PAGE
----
This article first appeared in World Intellectual Property Review, published by Newton Media Ltd.
When judges rule on patent infringement, they usually also rule on compensation. Italian law provides that if ‘an debeatur’ (ie, the infringement) is declared to have occurred, then a decision on ‘quantum debeatur’ (ie, the amount of damages, deriving from the actual loss and the loss of profits suffered by the patent owner) will be made, usually in the same proceedings. Once the patent owner has proved the infringement of its assets, the determination of damages will be assessed on an equitable basis.
To this extent, pursuant to article 125 of the Italian Industrial Property Law, the judge must take into account all the pertinent aspects, such as the negative economic consequences, including lost income of the owner of the infringed right, the benefits achieved by the infringer and also noneconomic elements such as the non-material damage. The judge will find out these elements from the procedural documents and the presumptions that result from them.
With specific reference to the loss of profits, it will be determined as an amount not less than the royalties that the infringer would have had to pay had they obtained a licence from the owner of the infringed right.
The one described above is the so-called “reasonable royalty damage” and can be applied only residually, namely when the other criteria cannot be implemented (eg, when it is not possible to otherwise determine the patent owner’s loss of sales).
It is not a repressive or punitive damages-based criterion of calculation, since it is based on the royalty that the infringer would have been required to pay to the patent owner to be entitled to use the patent.
It is grounded on the assumption that IP rights generally generate profit and the infringer deprives the owner of this profit without authorisation.
In this regard, the judgment of the Italian Supreme Court, no. 20716 of September 2017, is of notable importance as a recent proceeding in which the reasonable royalty was applied to calculate damages deriving from the patent infringement.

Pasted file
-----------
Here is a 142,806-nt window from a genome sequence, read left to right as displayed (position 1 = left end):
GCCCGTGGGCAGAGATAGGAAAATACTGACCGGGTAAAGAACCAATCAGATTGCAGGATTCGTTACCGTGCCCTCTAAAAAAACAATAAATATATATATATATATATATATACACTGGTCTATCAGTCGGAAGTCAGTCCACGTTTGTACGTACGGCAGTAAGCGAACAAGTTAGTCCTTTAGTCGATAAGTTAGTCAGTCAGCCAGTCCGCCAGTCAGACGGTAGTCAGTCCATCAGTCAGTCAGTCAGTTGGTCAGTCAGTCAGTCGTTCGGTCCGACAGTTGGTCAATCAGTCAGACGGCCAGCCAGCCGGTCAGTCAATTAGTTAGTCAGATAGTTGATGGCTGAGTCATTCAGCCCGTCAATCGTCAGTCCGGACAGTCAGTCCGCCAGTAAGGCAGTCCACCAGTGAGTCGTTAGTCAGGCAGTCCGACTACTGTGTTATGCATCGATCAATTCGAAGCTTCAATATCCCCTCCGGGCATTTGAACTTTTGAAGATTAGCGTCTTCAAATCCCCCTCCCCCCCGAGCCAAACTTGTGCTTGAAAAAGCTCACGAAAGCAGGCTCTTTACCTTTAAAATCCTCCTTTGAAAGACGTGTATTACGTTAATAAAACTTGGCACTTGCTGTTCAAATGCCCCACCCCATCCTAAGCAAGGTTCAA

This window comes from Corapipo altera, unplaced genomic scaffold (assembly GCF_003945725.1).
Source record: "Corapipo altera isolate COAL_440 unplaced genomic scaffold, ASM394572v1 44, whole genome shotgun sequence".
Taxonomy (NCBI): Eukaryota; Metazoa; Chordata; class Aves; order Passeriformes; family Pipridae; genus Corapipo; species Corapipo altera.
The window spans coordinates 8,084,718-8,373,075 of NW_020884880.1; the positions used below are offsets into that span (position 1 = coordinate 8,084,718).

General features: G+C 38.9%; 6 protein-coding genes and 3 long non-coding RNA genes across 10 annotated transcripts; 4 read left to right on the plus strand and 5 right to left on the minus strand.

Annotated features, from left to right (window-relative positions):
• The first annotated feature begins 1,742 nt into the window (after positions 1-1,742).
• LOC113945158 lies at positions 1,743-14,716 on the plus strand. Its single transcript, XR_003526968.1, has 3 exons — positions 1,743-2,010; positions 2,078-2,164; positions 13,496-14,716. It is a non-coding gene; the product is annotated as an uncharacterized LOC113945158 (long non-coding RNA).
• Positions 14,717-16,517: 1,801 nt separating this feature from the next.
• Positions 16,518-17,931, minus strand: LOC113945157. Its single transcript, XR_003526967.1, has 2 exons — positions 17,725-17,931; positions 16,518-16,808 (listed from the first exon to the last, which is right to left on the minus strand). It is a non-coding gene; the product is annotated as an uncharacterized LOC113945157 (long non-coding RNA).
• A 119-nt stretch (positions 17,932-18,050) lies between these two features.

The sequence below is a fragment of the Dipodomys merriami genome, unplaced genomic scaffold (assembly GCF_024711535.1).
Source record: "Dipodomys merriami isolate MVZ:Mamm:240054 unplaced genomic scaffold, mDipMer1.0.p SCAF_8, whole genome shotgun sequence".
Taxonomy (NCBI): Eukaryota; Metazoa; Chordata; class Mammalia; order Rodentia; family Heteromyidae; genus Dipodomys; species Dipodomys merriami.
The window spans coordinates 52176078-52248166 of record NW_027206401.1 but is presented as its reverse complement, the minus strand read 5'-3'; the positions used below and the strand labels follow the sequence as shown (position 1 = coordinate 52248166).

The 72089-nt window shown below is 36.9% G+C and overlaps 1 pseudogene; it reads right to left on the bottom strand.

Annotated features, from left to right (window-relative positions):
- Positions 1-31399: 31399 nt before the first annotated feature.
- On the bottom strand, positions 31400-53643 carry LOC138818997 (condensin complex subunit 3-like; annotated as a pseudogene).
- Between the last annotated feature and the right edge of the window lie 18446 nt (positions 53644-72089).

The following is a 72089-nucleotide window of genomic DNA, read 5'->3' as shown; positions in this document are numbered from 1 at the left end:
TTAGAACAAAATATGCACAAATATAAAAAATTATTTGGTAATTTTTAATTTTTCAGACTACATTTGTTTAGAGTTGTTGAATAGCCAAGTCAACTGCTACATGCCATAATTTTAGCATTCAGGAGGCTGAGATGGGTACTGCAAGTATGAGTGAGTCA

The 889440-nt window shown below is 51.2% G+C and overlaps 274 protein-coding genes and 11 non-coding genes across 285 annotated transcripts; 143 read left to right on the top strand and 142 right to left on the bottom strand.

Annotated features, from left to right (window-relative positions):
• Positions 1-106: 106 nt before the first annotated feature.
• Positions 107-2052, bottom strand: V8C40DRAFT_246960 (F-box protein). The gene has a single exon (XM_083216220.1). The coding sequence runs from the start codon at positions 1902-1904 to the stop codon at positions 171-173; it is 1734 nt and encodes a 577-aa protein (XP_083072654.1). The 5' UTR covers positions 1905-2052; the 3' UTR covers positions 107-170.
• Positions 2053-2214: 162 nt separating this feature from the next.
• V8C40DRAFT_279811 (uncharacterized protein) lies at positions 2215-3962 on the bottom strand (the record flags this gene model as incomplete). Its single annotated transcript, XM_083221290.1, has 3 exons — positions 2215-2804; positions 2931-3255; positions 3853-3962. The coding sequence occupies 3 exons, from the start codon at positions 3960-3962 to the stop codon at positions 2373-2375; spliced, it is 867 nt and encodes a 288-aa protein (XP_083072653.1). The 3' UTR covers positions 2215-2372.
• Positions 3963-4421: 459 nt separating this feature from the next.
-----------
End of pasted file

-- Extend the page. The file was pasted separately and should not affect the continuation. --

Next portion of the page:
In this appeal proceeding, initiated by Breda Sistemi Industriali against Hormann Brockhagen, the judge confirmed what the Court of Milan had stated.
Specifically, the judge declared that a door sold by Breda infringed Hormann’s European patents consisting of a door equipped with sliding panels placed horizontally on the ceiling without using a roller. The Supreme Court did not uphold the ground of appeal of Breda and stated that accounting records can be used to prove the infringement and the subsequent damages (an debeatur), and to calculate the compensation for damages (quantum debeatur). In the case at issue, however, the assertion of the existing damage derived from the ascertained commercialisation of the infringing products.
Hormann had cross-appealed the judgment of the Court of Milan claiming that, before applying the reasonable royalty, the judge should have found out from the proceedings other aspects such as the profit made by the infringer, the damage to the goodwill, the customer diversion, the patent development costs and the non-material damage suffered by the patent owner.
The Supreme Court could not rule on this cross-appeal because of procedural issues (the crossappeal would have introduced a new legal issue in the proceedings), so the judgment of the Court of Appeal became final.
According to this judgment, the accounting records filed by Breda were insufficient and unfit for demonstrating the actual loss, the loss of profit and, above all, the profits made by the infringer (relevant for the disgorgement of profits).
For this reason the judge could not do anything other than apply the reasonable royalty to determine Hormann’s compensation, making an evaluation on an equitable basis.
Consequently, the sum recognised as compensation for Hormann was not considerable. In fact, the Court of Milan took into account the limited inventive step of the infringed invention and calculated the royalty on the turnover that Breda obtained from the sale of the panels only, and not on the (likely higher) turnover deriving from the sale of the entire door.
The judgment in question confirmed that a reasonable royalty is not applied to introduce a punitive damage, but to provide compensation based on an objective base, with the aim to delete the negative consequences of the infringement on the market.